A car dealership, or local auto dealer, is either a privately owned business that sells used or new cars in the local retail market, depending on an agreement with the automaker, or its distribution wing. It may also carry various ranges of Certified Preowned vehicles, such as Specialty Vehicles and New Automobiles. It employs professional auto salespeople to personally sell their automobiles. A large number of these types of establishments exist throughout most states. Dealers usually have one or two locations, though some larger firms may operate in several different local areas.
Many people are reluctant to buy a new car from a new-car dealerships. New-car dealers often sell vehicles with a manufacturer’s suggested retail price. This price is typically much higher than what a consumer can actually afford. Some new-car dealerships also overcharge for their vehicles, although this practice is becoming rarer since most consumers now prefer to buy a new car from a certified automobile dealer. New-car dealers often cater to affluent consumers, so it is not surprising that they purchase cars from established, reputable car manufacturers and sales corporations.
Dealership scams are common, and there are many ways in which a car dealership can commit insurance fraud. The first step that a prospective buyer should take is to research the dealer and make sure that it is a legitimate business. It is helpful to avoid going to a car dealership that operates out of a bar or warehouse as it may be conducting illegal activities. Many car dealership scams involve the use of fake credentials, fake insurance documents and even outright stolen cars.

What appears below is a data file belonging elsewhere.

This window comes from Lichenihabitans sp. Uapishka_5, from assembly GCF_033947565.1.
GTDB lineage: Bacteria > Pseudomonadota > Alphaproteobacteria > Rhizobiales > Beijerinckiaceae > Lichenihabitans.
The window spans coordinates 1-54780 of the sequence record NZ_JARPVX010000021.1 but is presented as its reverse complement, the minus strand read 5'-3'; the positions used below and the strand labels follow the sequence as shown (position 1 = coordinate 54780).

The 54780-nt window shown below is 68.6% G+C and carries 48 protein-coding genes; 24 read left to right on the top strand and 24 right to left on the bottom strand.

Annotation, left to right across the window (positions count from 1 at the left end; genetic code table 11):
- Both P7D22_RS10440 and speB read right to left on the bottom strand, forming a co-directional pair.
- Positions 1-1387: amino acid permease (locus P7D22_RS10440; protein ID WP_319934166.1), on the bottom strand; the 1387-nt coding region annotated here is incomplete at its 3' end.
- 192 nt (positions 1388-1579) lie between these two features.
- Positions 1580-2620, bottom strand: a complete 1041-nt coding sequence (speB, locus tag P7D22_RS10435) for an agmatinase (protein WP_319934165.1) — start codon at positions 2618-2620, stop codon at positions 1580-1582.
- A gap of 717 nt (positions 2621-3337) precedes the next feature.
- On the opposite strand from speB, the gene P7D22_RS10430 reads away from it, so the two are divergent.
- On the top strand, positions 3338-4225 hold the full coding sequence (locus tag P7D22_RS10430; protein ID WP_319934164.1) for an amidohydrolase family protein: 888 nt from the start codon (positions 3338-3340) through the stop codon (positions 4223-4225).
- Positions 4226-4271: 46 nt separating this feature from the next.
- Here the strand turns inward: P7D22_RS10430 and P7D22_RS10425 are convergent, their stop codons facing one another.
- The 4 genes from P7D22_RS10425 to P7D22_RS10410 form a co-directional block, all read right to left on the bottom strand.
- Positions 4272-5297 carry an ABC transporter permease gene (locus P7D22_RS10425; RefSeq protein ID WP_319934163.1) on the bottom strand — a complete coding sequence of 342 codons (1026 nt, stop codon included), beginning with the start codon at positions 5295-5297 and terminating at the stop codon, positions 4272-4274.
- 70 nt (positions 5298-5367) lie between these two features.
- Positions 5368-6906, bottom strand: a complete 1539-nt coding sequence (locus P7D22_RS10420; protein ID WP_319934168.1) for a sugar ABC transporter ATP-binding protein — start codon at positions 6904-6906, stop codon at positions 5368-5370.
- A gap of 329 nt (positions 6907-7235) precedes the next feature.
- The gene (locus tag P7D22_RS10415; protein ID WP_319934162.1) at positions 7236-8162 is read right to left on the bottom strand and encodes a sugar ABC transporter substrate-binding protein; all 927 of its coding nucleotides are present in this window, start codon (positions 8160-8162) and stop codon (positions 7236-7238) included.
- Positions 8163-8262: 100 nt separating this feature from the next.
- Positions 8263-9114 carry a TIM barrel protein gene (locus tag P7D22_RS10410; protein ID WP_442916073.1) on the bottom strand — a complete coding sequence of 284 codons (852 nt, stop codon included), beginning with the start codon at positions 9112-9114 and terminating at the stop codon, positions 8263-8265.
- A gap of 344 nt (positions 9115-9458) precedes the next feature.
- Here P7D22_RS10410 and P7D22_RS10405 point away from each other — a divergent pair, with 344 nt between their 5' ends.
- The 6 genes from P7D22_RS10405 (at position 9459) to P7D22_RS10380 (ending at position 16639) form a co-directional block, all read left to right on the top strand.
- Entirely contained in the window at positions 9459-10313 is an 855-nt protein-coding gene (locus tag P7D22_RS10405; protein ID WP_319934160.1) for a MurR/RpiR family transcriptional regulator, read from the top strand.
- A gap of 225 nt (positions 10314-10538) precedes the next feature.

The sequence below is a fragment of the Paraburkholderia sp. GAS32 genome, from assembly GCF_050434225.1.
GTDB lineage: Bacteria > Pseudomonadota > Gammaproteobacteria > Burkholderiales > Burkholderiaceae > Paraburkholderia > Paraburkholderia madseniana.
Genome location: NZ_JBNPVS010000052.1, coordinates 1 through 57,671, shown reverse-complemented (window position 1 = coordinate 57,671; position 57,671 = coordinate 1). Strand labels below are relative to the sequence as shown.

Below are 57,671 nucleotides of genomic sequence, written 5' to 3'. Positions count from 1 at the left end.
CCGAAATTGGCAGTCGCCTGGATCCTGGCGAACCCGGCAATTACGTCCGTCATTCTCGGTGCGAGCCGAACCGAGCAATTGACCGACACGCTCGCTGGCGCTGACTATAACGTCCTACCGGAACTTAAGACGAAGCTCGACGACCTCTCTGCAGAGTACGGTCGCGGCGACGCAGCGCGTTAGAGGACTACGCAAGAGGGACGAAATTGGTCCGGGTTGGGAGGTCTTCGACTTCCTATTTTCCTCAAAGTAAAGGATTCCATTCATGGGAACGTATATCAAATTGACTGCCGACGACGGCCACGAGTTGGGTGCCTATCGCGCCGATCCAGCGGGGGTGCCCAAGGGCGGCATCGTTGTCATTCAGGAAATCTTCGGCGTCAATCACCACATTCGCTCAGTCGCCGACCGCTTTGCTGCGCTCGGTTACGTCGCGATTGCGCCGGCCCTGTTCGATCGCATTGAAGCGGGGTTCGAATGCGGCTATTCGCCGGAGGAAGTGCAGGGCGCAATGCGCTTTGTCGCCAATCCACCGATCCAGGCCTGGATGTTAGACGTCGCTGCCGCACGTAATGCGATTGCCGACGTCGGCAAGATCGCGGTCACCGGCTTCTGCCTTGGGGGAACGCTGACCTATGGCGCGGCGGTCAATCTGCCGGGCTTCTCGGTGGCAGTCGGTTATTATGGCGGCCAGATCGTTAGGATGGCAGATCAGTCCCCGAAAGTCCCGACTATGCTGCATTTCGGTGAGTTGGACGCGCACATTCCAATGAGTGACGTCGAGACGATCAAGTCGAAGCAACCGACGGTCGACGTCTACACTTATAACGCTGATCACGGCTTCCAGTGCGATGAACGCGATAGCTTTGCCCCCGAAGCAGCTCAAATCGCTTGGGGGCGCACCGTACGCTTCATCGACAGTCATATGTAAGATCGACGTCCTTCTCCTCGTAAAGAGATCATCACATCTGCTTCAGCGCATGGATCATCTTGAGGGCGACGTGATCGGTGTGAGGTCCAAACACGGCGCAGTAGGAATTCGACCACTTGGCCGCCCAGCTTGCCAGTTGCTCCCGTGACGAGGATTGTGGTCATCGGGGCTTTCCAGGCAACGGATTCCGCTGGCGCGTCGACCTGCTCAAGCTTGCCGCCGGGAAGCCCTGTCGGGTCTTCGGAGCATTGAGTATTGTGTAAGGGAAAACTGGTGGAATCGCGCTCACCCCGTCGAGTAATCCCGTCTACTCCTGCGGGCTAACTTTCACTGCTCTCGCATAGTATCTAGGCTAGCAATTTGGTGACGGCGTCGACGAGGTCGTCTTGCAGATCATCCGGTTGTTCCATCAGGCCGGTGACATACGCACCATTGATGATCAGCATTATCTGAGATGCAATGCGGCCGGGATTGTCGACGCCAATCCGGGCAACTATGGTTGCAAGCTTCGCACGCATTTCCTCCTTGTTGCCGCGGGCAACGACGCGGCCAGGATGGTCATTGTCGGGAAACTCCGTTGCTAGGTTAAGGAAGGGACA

Be sure that you will be able to obtain a warranty or insurance for your new vehicle when you purchase it. If the car dealership does not have these options available to you, it is best to find another automobile dealer. If the warranty and insurance are provided, ask to see proof of the validity of the coverage. You should also ask for copies of the policies, as well as the names of the agents who provided them. If possible, try calling the agent on the recorded phone message to verify that you received the actual written policy.
When buying a used car from a car dealership, it is important that you do not buy into exaggerated sales pitches. In fact, you should not trust any car dealership until you have been fully provided with clear, accurate information. Car dealerships often tell their prospective customers that their vehicle is worth the suggested price, or that their new vehicle is mechanically superior to used models on the market today. While these claims may be true, it is best to test drive a vehicle before you buy it, which can easily be accomplished by contacting various car dealerships.